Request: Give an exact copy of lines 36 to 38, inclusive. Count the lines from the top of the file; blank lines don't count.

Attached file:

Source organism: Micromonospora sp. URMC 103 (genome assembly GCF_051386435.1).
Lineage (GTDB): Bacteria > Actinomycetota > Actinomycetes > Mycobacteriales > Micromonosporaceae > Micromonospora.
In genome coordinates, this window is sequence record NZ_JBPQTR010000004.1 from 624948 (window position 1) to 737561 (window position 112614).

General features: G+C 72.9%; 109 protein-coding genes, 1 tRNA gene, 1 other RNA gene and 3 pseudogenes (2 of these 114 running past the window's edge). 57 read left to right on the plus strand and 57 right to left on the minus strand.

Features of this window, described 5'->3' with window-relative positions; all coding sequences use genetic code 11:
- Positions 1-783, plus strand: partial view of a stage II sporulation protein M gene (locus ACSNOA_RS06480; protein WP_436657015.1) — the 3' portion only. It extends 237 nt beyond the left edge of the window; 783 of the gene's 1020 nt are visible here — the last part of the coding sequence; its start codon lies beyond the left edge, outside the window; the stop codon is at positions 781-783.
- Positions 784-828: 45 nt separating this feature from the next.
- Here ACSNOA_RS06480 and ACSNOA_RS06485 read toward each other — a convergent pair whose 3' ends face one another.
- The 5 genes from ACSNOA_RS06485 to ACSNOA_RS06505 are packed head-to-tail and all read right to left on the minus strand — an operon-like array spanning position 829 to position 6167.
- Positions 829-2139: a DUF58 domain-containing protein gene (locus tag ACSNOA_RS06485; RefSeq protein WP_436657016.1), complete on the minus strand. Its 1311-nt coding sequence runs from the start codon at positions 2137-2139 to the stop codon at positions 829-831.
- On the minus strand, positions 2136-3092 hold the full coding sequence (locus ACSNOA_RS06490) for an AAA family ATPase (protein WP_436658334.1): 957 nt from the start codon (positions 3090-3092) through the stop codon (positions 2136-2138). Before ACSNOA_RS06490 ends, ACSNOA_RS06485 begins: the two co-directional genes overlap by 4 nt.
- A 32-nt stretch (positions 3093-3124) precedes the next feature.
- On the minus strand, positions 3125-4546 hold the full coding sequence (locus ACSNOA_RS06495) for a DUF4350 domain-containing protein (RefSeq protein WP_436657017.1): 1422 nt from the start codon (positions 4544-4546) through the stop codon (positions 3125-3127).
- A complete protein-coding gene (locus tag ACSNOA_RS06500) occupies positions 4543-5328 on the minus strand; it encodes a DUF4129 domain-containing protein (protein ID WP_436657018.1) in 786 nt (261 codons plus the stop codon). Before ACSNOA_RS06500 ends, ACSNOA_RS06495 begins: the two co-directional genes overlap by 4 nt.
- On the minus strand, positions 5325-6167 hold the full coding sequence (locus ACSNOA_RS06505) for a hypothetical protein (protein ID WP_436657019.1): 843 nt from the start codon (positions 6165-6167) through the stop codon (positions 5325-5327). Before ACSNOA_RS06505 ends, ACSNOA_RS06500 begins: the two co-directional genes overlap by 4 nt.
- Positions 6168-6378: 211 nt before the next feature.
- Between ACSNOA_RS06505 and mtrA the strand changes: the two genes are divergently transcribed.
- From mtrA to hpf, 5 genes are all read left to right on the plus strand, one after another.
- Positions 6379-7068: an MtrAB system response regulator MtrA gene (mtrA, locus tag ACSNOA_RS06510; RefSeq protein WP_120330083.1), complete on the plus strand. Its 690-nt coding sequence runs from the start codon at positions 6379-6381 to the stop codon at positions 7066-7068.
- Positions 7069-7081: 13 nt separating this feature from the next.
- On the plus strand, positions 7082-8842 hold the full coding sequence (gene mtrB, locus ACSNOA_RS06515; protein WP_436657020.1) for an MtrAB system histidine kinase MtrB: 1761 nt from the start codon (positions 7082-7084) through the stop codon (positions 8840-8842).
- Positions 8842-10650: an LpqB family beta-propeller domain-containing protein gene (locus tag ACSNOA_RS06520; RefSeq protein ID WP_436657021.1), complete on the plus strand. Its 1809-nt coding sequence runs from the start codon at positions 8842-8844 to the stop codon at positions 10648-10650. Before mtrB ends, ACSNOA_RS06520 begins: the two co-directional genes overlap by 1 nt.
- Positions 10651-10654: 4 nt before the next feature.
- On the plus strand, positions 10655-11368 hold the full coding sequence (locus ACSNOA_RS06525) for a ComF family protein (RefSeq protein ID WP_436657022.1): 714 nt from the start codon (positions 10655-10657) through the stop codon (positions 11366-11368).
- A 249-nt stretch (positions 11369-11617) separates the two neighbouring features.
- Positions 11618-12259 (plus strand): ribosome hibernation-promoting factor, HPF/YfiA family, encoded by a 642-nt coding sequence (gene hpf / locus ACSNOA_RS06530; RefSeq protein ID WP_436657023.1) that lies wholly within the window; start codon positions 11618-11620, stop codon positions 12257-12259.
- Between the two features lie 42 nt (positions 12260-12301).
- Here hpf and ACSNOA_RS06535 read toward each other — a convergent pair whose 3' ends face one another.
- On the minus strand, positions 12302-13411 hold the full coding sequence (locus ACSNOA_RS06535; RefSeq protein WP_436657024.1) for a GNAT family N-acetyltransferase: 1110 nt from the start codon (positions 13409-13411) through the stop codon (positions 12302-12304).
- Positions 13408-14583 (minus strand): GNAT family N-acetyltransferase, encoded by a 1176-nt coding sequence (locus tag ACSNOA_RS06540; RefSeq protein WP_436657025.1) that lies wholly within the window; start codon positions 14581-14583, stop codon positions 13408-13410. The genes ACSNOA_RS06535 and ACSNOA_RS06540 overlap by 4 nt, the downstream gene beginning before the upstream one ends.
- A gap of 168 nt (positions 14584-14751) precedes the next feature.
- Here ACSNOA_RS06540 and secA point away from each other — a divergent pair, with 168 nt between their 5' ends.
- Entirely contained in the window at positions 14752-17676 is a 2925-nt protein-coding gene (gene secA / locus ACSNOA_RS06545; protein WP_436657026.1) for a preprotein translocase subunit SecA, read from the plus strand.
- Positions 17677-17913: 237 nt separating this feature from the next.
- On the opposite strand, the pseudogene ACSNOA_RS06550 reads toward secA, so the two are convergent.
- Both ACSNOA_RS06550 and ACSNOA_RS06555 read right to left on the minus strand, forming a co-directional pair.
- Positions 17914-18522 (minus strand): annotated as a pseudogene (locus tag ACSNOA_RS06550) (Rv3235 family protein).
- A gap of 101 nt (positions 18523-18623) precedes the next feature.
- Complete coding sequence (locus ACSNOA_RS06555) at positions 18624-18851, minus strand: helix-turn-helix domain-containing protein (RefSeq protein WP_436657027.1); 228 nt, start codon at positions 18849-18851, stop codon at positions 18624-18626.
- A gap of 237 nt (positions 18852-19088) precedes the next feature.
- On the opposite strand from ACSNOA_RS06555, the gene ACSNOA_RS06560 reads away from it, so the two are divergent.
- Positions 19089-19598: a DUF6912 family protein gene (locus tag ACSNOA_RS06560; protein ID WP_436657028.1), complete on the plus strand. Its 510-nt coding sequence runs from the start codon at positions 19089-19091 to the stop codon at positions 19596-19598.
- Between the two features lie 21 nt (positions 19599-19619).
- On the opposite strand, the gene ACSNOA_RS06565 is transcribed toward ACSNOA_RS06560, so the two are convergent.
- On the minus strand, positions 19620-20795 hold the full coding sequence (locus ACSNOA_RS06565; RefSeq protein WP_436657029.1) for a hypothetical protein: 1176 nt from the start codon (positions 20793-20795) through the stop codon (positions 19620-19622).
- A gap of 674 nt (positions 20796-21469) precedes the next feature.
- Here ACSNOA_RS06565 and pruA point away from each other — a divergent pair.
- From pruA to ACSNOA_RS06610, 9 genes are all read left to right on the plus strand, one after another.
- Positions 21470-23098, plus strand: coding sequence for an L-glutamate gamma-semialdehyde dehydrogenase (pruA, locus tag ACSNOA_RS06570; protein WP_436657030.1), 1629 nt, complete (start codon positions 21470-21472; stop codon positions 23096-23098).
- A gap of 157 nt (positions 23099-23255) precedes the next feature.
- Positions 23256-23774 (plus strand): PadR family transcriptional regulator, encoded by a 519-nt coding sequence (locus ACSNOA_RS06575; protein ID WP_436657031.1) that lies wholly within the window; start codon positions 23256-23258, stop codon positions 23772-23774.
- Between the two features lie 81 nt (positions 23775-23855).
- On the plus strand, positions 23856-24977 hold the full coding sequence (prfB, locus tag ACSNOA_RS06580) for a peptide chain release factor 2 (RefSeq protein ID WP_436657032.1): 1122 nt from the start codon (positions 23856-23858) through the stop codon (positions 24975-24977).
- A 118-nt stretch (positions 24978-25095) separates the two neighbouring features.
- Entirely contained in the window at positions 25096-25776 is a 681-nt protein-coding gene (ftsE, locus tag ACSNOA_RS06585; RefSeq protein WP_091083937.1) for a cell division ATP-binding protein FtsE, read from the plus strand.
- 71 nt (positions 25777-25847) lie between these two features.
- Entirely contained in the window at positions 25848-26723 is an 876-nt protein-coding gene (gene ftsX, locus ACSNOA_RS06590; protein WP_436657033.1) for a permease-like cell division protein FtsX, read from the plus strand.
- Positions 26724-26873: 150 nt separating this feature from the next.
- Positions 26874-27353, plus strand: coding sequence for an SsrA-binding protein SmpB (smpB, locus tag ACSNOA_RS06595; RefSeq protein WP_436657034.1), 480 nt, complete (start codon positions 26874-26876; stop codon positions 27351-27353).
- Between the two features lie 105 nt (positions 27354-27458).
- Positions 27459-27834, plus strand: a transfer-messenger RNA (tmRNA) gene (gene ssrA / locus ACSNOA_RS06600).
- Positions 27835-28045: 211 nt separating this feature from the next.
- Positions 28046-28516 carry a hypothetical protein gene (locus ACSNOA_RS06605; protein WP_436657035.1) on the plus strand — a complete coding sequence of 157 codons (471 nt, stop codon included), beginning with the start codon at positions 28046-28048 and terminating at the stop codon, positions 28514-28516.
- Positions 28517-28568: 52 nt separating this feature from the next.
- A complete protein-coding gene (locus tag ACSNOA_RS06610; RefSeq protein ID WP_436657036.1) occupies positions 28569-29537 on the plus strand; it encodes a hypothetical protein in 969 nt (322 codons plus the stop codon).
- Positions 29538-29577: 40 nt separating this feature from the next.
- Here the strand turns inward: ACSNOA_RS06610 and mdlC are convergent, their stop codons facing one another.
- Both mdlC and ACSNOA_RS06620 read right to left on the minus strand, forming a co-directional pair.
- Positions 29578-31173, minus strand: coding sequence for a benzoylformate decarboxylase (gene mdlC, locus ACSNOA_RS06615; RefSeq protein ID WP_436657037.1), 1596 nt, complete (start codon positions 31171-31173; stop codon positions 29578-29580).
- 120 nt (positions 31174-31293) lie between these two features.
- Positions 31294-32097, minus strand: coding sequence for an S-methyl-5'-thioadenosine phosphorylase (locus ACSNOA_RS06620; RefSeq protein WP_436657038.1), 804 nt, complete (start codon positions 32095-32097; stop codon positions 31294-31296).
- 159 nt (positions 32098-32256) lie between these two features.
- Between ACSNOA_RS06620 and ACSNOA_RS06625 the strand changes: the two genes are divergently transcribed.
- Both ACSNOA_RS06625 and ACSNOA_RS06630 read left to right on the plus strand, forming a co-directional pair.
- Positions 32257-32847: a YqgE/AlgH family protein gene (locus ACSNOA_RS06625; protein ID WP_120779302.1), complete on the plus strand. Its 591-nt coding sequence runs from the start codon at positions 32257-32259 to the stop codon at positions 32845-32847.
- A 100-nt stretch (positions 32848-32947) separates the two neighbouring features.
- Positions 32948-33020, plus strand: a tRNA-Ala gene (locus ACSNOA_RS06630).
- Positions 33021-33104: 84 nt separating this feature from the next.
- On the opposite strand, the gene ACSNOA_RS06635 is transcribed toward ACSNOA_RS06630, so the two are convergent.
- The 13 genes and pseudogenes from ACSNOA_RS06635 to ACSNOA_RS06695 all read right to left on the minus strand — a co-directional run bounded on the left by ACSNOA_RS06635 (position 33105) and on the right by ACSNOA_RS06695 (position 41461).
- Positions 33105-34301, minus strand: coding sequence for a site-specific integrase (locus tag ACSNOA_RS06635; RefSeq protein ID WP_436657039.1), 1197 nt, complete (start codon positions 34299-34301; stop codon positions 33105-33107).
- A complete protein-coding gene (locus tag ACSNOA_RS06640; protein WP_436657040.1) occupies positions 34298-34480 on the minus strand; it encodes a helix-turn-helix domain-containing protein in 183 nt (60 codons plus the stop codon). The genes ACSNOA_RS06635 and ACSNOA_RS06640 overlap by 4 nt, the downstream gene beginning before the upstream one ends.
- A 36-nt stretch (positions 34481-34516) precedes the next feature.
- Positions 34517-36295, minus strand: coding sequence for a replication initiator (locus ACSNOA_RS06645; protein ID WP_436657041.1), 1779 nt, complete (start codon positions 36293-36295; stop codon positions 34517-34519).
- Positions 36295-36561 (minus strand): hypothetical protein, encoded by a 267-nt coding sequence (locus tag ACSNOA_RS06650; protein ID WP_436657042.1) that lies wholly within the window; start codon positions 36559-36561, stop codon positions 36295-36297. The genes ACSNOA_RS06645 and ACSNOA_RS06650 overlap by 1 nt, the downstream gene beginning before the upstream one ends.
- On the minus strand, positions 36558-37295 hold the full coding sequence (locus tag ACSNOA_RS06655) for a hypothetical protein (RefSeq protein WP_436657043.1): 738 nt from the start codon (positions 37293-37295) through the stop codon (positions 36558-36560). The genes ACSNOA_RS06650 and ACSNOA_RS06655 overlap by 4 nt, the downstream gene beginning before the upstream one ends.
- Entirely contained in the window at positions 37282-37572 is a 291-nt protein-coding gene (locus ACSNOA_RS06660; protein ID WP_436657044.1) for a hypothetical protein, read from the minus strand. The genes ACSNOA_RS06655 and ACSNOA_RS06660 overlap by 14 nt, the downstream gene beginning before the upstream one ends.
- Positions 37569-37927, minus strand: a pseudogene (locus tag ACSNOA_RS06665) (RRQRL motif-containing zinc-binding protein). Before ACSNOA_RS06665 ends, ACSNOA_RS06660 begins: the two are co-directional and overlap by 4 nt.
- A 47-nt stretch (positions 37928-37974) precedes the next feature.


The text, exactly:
- Both ACSNOA_RS06550 and ACSNOA_RS06555 read right to left on the minus strand, forming a co-directional pair.
- Positions 17914-18522 (minus strand): annotated as a pseudogene (locus tag ACSNOA_RS06550) (Rv3235 family protein).
- A gap of 101 nt (positions 18523-18623) precedes the next feature.